Signature Programs2019-07-26T10:33:29-04:00
Signature Programs

In an effort to support our mission of preparing students for college life and beyond, we have instituted approaches to learning that are proven to add depth and breadth to the secondary school curriculum. These include interdisciplinary courses, experiential education, project-based learning and a student-centered approach in the classroom, as well as global travel opportunities.

The signature programs endow our students with creativity, innovation, critical thinking, problem solving, collaboration, social and cross-cultural skills, flexibility/adaptability, leadership and responsibility – the skills they need in life.

The Q-Term is a short, intensive course that provides Storm King faculty and students a chance to explore more deeply subject matter for which they have a particular passion and curiosity. It is a mutual quest for knowledge, outside of the regular weekly schedule and usually, outside of the classroom.

The Capstone Project

The Capstone Project is a voluntary, independent research project beginning in the spring of the junior year and completed in the fall of the senior year. The Capstone Project synthesizes learning from previously completed courses while focusing on our bedrock Skills and Knowledge for Success (S.K.S.). These 21st century skills include strategic reading, writing, research, problem solving, technological proficiency, collaboration, and oral presentation skills.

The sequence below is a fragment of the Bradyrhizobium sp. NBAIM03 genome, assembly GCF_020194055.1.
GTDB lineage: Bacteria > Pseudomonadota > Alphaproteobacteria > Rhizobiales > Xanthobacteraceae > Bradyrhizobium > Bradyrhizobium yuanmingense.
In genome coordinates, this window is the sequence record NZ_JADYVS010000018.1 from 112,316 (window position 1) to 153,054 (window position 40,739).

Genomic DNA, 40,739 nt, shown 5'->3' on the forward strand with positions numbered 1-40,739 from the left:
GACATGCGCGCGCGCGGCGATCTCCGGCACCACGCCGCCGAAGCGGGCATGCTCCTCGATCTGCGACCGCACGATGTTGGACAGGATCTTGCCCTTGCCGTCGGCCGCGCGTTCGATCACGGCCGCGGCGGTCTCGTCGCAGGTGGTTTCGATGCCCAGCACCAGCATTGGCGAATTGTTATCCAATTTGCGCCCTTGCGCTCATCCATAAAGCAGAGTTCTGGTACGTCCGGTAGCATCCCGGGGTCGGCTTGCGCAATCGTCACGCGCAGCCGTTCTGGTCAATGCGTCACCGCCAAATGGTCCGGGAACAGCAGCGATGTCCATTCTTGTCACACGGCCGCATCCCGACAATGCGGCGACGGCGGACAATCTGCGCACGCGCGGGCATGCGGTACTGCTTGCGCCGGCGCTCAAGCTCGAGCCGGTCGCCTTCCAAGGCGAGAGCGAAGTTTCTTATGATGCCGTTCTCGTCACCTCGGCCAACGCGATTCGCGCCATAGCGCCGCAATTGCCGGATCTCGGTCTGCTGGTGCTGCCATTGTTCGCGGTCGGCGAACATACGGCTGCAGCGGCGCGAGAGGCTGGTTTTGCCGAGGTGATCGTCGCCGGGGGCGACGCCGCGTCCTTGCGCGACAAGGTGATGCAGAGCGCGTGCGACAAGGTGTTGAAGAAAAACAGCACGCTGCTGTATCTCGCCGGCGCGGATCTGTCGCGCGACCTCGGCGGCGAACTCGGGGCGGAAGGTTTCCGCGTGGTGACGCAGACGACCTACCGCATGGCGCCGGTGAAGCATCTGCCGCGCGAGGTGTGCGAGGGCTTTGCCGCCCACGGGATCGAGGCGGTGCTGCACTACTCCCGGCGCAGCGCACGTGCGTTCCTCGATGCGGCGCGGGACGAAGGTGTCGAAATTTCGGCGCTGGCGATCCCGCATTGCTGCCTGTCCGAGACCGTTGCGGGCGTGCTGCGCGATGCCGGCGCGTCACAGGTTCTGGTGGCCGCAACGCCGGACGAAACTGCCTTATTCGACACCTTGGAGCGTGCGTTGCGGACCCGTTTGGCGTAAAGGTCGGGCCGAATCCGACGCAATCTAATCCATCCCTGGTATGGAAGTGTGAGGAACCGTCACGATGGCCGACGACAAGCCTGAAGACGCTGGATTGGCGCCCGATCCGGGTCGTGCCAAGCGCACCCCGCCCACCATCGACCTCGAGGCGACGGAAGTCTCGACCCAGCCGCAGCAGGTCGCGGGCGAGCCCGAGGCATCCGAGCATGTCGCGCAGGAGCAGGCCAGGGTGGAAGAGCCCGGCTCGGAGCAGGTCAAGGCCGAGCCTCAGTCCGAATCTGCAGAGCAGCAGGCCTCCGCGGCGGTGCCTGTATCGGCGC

Interested students apply for admission into the Capstone Program by proposing a project and demonstrating academic proficiency, effort, and character. Required elements of the Capstone Project include a research paper, blog/journal, and oral presentation. Students are also required to incorporate summer fieldwork and may choose to create products or events as elements of their projects.

While the work is largely independent, participating students will be guided through the process by a course instructor as well as “experts,” who are faculty or community mentors, with project-specific knowledge. While the work is largely independent, participating students will be guided through the process by a course instructor as well as “experts,” who are faculty or community mentors with project specific knowledge.

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